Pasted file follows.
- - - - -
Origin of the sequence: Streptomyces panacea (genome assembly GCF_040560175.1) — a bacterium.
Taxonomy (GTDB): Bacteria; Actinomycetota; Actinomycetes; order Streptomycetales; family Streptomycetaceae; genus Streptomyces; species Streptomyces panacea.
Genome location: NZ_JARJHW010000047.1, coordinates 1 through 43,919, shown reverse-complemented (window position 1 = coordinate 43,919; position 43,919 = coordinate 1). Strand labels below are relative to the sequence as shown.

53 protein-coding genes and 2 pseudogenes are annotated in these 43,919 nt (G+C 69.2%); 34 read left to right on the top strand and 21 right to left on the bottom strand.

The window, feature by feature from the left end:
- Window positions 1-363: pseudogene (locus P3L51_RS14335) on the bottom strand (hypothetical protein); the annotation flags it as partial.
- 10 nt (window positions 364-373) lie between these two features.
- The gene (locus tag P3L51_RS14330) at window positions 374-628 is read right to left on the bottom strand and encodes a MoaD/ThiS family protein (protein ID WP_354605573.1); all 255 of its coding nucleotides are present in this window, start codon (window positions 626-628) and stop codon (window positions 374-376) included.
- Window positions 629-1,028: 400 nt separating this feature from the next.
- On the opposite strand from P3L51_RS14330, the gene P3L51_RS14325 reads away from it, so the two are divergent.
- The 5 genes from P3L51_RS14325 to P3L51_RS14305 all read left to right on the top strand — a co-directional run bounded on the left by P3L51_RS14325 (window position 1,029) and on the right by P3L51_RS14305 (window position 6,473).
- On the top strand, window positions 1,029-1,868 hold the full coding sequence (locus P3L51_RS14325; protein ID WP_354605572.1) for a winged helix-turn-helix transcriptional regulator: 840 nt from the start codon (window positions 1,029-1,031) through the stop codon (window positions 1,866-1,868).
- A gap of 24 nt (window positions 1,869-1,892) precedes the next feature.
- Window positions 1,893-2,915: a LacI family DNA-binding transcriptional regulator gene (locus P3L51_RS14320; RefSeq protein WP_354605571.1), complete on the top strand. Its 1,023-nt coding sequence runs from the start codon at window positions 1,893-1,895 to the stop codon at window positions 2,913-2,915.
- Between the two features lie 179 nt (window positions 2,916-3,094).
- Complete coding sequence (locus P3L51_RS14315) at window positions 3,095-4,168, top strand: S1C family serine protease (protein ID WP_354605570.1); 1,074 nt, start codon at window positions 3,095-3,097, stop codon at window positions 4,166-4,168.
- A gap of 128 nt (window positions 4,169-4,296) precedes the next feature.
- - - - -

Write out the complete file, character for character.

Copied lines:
Origin of the sequence: Streptomyces panacea (genome assembly GCF_040560175.1) — a bacterium.
Taxonomy (GTDB): Bacteria; Actinomycetota; Actinomycetes; order Streptomycetales; family Streptomycetaceae; genus Streptomyces; species Streptomyces panacea.
Genome location: NZ_JARJHW010000047.1, coordinates 1 through 43,919, shown reverse-complemented (window position 1 = coordinate 43,919; position 43,919 = coordinate 1). Strand labels below are relative to the sequence as shown.

53 protein-coding genes and 2 pseudogenes are annotated in these 43,919 nt (G+C 69.2%); 34 read left to right on the top strand and 21 right to left on the bottom strand.

The window, feature by feature from the left end:
- Window positions 1-363: pseudogene (locus P3L51_RS14335) on the bottom strand (hypothetical protein); the annotation flags it as partial.
- 10 nt (window positions 364-373) lie between these two features.
- The gene (locus tag P3L51_RS14330) at window positions 374-628 is read right to left on the bottom strand and encodes a MoaD/ThiS family protein (protein ID WP_354605573.1); all 255 of its coding nucleotides are present in this window, start codon (window positions 626-628) and stop codon (window positions 374-376) included.
- Window positions 629-1,028: 400 nt separating this feature from the next.
- On the opposite strand from P3L51_RS14330, the gene P3L51_RS14325 reads away from it, so the two are divergent.
- The 5 genes from P3L51_RS14325 to P3L51_RS14305 all read left to right on the top strand — a co-directional run bounded on the left by P3L51_RS14325 (window position 1,029) and on the right by P3L51_RS14305 (window position 6,473).
- On the top strand, window positions 1,029-1,868 hold the full coding sequence (locus P3L51_RS14325; protein ID WP_354605572.1) for a winged helix-turn-helix transcriptional regulator: 840 nt from the start codon (window positions 1,029-1,031) through the stop codon (window positions 1,866-1,868).
- A gap of 24 nt (window positions 1,869-1,892) precedes the next feature.
- Window positions 1,893-2,915: a LacI family DNA-binding transcriptional regulator gene (locus P3L51_RS14320; RefSeq protein WP_354605571.1), complete on the top strand. Its 1,023-nt coding sequence runs from the start codon at window positions 1,893-1,895 to the stop codon at window positions 2,913-2,915.
- Between the two features lie 179 nt (window positions 2,916-3,094).
- Complete coding sequence (locus P3L51_RS14315) at window positions 3,095-4,168, top strand: S1C family serine protease (protein ID WP_354605570.1); 1,074 nt, start codon at window positions 3,095-3,097, stop codon at window positions 4,166-4,168.
- A gap of 128 nt (window positions 4,169-4,296) precedes the next feature.